Maryland HBCU Faculty Plan Rally at State Capitol

Faculty members from Maryland’s four historically black colleges and universities will hold a rally this week to protest inequitable funding from the state towards its HBCUs, and the unsatisfactory remedies it has promoted to fix the separate-but-equal system of higher education for black and white students.

The Afro-American Newspaper reports on the rally planned for Mar. 2 in Annapolis, which is likely to be attended by students and alumni from Bowie State University, Coppin State University, Morgan State University and the University of Maryland – Eastern Shore.

Faculty leadership from the two schools say that the assembly will attempt to raise public awareness about the disparities between Maryland’s historically black and predominantly white colleges, and to emphasize the state’s continuing maltreatment of its HBCUs through a proposal to create collaborative programs between HBCUs and PWIs, while funding these programs with $50 million over five years. From the Afro-American:

“This is an opportunity to inform public opinion on what the state proposed. As faculty, it doesn’t meet our needs. We want to raise awareness. We’re not just asking for money; we’re asking for the opportunity to have equity across the universities,” said Claudia Nelson, faculty senate chair, Coppin State University. “A grant program of $10 million to be shared across HBCUs and TWIs is inadequate. It does not come anywhere near the funding of the needs of institutions in terms of enhancement and programs. The state, making those proposals, undermined HBCUs in a way that is shameful.”

In 2013, federal judge Catherine Blake ruled that the state had willfully duplicated unique programs originated at the state’s four black colleges amongst its predominantly white colleges, limiting enrollment and diversity at the HBCUs, along with potential funding which typically accompanies expansion.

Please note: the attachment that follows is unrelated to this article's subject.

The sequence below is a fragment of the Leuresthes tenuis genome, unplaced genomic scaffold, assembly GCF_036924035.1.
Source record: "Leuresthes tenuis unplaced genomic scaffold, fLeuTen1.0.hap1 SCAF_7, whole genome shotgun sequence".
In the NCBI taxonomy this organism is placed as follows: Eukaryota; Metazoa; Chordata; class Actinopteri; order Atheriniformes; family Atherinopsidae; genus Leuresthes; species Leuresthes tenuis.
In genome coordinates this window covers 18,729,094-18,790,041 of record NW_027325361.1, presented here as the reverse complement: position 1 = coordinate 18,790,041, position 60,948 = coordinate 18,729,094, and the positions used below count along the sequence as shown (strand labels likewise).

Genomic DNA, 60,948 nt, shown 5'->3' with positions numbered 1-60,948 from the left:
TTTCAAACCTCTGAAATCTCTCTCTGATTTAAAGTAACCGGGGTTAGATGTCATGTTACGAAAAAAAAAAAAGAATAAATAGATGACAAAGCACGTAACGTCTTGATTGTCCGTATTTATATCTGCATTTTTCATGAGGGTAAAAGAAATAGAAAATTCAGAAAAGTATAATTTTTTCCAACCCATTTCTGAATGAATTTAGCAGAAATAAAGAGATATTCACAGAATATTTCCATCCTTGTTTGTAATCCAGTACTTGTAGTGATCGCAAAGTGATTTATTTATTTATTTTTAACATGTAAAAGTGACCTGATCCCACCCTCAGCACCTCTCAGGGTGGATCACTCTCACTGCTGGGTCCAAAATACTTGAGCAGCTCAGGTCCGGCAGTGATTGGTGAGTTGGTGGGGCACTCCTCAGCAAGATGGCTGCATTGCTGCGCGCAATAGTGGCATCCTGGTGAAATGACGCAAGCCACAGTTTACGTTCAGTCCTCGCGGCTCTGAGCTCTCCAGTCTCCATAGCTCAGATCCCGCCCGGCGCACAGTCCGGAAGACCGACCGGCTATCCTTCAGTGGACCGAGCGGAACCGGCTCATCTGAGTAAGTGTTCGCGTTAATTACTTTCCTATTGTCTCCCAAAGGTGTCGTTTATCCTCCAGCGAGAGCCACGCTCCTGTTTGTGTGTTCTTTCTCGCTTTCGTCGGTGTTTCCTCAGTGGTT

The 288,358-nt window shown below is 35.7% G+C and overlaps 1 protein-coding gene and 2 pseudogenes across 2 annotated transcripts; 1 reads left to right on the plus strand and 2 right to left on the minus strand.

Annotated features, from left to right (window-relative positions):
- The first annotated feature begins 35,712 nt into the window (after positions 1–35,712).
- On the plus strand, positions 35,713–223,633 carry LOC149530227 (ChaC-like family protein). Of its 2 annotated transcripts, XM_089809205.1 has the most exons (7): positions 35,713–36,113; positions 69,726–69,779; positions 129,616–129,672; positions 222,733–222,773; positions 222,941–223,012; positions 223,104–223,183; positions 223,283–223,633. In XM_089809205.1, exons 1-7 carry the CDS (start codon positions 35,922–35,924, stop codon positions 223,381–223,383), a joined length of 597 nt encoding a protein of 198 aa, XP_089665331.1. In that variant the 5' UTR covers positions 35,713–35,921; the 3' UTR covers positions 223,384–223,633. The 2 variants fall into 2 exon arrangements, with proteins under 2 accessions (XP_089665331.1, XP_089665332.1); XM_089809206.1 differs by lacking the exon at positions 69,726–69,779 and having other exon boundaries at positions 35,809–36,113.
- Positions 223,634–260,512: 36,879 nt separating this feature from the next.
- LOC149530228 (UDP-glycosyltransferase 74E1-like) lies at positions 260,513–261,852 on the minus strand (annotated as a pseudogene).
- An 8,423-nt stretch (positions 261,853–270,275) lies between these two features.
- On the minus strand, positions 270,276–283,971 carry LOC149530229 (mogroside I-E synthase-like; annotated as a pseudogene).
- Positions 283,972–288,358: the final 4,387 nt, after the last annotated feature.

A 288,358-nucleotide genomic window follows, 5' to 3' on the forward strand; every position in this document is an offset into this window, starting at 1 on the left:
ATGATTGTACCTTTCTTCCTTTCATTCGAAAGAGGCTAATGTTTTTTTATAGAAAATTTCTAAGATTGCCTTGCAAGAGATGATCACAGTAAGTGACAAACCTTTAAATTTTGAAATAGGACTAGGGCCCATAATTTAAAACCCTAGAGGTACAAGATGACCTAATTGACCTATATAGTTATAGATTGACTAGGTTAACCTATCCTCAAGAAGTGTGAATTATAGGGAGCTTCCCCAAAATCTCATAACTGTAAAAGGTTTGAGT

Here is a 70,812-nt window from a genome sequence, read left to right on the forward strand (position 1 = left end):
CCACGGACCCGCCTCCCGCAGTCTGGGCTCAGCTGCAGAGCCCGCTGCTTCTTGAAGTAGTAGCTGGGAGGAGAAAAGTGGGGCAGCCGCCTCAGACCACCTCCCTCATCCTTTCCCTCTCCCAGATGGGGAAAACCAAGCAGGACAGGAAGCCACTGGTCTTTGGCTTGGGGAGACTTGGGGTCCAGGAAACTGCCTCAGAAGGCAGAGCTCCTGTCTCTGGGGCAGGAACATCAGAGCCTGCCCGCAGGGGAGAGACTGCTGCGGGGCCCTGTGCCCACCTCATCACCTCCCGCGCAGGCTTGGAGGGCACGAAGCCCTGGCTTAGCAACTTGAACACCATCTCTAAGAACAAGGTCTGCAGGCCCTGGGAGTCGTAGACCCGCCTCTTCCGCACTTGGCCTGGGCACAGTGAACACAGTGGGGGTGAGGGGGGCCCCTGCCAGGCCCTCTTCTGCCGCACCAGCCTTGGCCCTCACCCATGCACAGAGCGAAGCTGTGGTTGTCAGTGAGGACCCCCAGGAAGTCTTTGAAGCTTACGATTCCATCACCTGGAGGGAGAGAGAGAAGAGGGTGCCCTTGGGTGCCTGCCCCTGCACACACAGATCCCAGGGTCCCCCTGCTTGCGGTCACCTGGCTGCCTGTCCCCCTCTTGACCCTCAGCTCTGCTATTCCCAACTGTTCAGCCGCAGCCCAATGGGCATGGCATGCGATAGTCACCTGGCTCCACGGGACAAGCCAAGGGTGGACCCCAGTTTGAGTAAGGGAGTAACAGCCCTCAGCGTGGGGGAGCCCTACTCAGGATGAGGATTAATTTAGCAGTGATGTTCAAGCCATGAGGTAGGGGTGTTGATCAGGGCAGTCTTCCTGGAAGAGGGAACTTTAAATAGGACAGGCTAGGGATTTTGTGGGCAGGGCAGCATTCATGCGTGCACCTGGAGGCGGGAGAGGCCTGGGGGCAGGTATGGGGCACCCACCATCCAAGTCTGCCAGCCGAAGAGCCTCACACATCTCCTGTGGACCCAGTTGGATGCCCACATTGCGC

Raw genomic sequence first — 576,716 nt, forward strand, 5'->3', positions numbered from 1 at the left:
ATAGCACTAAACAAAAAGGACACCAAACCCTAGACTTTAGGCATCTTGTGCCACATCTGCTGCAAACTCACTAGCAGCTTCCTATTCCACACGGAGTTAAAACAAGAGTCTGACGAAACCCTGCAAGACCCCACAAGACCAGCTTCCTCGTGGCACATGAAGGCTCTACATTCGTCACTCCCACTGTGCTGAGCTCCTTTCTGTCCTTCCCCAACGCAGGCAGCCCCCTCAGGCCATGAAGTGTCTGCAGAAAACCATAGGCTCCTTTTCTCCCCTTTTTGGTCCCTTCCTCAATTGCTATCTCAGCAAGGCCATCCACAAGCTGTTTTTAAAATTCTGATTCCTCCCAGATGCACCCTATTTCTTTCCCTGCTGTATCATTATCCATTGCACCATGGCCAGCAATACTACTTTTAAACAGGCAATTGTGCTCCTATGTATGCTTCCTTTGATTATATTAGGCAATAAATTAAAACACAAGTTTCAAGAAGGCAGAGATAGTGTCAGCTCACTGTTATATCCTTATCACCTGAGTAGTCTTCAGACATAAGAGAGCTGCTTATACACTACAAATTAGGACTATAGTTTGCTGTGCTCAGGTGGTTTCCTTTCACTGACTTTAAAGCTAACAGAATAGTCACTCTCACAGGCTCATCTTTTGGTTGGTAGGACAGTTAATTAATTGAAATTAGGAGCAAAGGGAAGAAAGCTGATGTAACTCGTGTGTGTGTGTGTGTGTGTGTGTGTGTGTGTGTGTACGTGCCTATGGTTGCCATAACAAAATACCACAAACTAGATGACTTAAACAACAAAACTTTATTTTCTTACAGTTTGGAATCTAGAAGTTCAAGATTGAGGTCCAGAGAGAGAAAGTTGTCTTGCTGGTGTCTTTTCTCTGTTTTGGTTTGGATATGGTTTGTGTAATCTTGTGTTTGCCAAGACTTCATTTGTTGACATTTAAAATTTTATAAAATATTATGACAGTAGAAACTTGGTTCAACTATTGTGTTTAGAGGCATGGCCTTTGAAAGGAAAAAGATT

2 comments
  1. If the faculty at Bowie State University, Coppin State University, Morgan State University and the University of Maryland, Eastern Shore are so upset with the disparate treatment from the Maryland State Legislators, why haven’t none of the faculty from the English, Political Science, History department have written any Op-Ed pieces voicing their displeasure in any of the local newspapers.
    Matter of fact, this also applies to the Faculty Senate at those institutions that have such organizations as well. In other words, this protest will be nothing more than an exercise in futility.

  2. Protest is still good, it is working on Louisiana and I agree SU Law Center should have sued higher education in the state of LA a long time ago. Faculty and organizational leaders as well as the black caucus in the state of MD should have done something before now. However, protest is always in order when injustice is taking place ie. King and Malcolm X

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